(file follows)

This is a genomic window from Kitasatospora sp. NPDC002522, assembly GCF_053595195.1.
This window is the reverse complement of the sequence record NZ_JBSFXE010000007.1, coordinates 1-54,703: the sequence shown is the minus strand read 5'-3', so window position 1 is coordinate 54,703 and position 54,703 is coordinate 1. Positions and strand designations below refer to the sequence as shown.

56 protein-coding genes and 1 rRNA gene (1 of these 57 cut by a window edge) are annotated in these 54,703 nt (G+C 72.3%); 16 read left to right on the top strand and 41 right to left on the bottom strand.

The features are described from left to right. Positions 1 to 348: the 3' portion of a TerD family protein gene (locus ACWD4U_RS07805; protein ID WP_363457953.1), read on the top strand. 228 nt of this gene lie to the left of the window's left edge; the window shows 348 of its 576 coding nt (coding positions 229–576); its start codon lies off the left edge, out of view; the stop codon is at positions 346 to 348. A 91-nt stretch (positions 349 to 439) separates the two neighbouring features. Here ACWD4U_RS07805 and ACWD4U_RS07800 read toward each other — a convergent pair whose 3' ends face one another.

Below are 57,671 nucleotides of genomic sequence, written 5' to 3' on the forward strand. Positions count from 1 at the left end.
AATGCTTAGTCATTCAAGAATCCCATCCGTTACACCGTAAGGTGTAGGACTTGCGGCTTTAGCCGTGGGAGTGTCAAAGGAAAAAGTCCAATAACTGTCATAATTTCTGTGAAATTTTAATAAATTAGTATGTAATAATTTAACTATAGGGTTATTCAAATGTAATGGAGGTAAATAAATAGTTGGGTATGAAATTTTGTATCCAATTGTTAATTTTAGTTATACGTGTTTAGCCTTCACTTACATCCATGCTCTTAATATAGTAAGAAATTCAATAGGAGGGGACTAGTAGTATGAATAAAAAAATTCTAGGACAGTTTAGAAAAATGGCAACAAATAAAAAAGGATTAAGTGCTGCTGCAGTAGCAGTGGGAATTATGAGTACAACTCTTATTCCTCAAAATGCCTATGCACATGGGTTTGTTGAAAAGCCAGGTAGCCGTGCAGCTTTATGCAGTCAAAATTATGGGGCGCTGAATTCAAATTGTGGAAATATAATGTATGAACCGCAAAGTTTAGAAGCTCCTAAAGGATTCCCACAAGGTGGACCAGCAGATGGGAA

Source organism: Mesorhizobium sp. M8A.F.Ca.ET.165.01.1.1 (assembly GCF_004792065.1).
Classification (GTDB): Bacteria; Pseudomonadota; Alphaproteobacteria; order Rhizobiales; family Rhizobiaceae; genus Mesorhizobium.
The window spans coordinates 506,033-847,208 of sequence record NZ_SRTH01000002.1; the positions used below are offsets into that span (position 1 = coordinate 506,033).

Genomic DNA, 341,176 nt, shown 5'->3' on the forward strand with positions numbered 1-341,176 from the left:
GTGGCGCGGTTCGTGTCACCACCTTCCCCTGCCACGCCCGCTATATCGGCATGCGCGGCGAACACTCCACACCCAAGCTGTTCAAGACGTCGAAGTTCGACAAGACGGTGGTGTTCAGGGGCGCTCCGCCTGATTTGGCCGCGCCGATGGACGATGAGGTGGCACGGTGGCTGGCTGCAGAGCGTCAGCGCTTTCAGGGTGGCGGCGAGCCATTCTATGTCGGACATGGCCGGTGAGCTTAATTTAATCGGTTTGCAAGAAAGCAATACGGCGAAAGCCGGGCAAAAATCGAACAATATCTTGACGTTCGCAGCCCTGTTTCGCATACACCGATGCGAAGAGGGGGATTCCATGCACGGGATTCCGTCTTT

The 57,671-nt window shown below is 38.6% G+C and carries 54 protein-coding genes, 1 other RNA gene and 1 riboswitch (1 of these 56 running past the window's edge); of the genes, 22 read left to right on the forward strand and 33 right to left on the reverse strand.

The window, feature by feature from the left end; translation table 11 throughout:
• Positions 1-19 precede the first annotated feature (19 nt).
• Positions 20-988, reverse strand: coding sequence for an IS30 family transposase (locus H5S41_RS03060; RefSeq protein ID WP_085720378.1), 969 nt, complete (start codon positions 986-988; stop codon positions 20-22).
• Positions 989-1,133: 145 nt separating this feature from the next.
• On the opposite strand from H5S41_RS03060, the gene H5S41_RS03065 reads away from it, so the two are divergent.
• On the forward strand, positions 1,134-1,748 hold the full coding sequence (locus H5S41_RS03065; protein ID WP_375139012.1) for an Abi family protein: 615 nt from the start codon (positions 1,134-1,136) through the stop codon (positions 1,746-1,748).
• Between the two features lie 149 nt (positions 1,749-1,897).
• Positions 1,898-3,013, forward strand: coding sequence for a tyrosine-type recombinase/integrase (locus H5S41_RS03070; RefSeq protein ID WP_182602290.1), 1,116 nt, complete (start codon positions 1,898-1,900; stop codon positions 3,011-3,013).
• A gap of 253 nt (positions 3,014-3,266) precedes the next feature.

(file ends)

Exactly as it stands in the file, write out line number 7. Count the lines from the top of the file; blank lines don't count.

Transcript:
Source organism: Mesorhizobium sp. M8A.F.Ca.ET.165.01.1.1 (assembly GCF_004792065.1).